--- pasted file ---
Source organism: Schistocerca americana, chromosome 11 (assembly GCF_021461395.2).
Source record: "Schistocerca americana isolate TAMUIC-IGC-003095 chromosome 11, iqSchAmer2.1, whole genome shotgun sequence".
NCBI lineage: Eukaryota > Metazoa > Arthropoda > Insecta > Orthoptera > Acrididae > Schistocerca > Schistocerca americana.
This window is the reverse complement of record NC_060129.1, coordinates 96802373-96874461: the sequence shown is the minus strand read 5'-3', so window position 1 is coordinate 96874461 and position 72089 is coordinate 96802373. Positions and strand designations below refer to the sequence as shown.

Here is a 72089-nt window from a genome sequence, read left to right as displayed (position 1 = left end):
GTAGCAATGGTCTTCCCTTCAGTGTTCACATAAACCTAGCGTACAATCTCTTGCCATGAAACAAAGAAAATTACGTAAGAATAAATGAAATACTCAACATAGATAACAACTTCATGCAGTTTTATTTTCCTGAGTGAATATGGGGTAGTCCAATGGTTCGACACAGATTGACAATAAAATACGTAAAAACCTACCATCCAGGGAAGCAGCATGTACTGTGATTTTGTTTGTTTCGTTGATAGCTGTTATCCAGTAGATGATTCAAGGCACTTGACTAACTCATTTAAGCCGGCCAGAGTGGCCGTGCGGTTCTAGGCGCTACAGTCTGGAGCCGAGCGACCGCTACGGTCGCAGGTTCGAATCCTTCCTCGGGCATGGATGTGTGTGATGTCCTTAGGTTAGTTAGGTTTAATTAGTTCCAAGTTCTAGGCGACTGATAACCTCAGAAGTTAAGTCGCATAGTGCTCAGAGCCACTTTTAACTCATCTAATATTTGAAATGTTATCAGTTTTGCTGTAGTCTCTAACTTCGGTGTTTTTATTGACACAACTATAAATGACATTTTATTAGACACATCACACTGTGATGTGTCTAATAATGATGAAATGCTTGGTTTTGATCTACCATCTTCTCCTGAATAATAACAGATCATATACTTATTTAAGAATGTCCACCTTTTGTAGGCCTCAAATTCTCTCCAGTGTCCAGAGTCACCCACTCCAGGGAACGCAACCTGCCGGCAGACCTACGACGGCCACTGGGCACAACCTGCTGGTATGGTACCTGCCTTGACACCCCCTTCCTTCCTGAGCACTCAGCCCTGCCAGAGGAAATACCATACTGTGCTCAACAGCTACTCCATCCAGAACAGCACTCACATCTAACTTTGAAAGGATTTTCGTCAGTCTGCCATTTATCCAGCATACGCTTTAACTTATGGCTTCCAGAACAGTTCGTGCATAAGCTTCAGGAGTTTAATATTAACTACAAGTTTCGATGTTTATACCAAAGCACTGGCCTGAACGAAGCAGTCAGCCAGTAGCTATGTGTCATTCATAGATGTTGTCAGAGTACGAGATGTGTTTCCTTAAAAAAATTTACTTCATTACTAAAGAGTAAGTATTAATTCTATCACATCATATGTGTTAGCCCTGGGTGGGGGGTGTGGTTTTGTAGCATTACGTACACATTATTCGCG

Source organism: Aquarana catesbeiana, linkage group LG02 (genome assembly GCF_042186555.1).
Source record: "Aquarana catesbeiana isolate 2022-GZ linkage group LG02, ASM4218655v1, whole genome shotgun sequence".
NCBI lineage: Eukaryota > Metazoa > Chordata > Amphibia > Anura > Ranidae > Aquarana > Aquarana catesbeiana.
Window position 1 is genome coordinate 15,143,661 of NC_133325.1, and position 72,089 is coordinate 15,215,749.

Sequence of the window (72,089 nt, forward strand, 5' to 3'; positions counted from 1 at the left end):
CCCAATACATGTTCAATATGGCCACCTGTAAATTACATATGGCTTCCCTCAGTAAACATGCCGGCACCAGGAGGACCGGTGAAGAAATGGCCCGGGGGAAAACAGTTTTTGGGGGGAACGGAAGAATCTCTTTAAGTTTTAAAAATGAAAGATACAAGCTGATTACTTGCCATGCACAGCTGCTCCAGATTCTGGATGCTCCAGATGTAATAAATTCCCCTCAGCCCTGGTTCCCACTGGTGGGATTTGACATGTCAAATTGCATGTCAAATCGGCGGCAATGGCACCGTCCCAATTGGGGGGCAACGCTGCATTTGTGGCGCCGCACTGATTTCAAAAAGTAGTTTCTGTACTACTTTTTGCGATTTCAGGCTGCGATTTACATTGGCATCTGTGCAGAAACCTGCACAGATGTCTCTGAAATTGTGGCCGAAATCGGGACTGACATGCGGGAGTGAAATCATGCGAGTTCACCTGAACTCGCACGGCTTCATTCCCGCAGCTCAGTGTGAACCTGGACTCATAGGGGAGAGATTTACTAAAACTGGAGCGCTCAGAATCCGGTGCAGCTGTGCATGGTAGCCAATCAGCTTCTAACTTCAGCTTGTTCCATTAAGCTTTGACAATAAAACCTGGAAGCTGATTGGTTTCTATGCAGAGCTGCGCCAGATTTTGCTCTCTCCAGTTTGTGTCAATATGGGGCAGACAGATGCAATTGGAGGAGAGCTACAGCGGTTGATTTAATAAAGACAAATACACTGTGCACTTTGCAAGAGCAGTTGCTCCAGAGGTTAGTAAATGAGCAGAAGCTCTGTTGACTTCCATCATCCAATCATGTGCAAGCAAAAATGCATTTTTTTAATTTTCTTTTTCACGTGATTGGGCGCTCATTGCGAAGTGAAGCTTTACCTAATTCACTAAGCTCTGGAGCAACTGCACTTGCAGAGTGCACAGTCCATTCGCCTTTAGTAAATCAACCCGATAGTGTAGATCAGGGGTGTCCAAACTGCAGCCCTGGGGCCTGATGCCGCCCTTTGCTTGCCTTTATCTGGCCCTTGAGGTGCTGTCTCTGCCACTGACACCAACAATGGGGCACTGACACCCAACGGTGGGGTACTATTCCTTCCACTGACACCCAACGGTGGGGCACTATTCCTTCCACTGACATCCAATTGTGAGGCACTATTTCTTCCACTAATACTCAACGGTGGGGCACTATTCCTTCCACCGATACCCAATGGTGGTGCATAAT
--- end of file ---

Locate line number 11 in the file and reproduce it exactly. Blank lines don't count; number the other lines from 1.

Sequence of the window (72,089 nt, forward strand, 5' to 3'; positions counted from 1 at the left end):